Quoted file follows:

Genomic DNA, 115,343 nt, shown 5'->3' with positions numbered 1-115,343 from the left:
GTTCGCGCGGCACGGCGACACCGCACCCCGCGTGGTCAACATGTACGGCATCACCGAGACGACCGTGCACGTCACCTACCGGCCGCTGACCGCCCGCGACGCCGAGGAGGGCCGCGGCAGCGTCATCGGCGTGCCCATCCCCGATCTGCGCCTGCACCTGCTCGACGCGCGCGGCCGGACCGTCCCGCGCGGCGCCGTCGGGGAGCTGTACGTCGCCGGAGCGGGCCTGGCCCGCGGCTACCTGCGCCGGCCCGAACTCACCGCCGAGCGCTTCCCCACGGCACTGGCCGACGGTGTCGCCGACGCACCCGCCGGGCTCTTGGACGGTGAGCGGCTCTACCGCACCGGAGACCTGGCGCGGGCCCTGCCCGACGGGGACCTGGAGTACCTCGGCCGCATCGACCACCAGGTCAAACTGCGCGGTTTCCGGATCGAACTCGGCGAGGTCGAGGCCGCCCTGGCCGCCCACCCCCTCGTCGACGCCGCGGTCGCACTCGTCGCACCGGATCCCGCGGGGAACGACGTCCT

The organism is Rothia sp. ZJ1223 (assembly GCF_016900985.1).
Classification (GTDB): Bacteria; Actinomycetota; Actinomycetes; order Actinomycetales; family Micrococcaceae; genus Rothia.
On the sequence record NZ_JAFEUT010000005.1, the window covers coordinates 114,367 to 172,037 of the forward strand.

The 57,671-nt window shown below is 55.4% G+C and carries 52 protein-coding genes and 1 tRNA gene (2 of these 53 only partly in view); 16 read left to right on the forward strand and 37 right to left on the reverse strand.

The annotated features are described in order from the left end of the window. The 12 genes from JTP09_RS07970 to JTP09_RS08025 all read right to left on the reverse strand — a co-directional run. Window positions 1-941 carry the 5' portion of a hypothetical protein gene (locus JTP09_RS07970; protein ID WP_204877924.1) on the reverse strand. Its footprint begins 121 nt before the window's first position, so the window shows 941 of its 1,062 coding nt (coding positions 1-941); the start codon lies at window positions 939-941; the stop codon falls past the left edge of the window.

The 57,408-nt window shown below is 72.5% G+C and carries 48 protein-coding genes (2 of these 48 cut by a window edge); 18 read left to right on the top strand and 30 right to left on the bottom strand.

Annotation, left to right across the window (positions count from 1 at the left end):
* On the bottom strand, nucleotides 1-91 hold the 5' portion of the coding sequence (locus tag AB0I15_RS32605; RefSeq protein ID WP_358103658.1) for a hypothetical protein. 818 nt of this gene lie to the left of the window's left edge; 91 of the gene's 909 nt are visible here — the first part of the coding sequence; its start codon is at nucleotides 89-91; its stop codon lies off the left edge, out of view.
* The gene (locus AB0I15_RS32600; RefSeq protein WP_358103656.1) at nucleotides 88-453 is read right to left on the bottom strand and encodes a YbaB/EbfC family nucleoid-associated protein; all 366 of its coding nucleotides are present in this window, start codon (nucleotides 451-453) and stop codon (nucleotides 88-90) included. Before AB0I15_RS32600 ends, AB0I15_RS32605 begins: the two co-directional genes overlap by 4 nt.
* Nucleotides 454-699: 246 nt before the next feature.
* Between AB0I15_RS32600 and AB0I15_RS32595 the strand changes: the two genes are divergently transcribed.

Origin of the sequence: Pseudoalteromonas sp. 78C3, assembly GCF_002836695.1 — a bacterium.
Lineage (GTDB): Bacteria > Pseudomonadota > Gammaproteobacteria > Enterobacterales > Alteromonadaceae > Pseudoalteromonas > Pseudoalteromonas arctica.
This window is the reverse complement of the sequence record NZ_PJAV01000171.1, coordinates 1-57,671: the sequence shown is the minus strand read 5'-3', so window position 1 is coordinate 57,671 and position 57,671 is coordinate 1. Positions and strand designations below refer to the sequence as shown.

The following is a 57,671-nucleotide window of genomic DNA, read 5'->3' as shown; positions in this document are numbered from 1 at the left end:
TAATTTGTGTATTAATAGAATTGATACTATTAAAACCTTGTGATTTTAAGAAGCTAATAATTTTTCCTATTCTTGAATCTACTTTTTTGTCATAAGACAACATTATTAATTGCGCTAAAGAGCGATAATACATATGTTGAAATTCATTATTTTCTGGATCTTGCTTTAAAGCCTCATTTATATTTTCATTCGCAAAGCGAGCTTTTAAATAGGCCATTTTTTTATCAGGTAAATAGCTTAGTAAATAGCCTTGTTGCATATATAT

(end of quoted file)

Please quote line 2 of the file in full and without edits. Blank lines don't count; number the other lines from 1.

GTTCGCGCGGCACGGCGACACCGCACCCCGCGTGGTCAACATGTACGGCATCACCGAGACGACCGTGCACGTCACCTACCGGCCGCTGACCGCCCGCGACGCCGAGGAGGGCCGCGGCAGCGTCATCGGCGTGCCCATCCCCGATCTGCGCCTGCACCTGCTCGACGCGCGCGGCCGGACCGTCCCGCGCGGCGCCGTCGGGGAGCTGTACGTCGCCGGAGCGGGCCTGGCCCGCGGCTACCTGCGCCGGCCCGAACTCACCGCCGAGCGCTTCCCCACGGCACTGGCCGACGGTGTCGCCGACGCACCCGCCGGGCTCTTGGACGGTGAGCGGCTCTACCGCACCGGAGACCTGGCGCGGGCCCTGCCCGACGGGGACCTGGAGTACCTCGGCCGCATCGACCACCAGGTCAAACTGCGCGGTTTCCGGATCGAACTCGGCGAGGTCGAGGCCGCCCTGGCCGCCCACCCCCTCGTCGACGCCGCGGTCGCACTCGTCGCACCGGATCCCGCGGGGAACGACGTCCT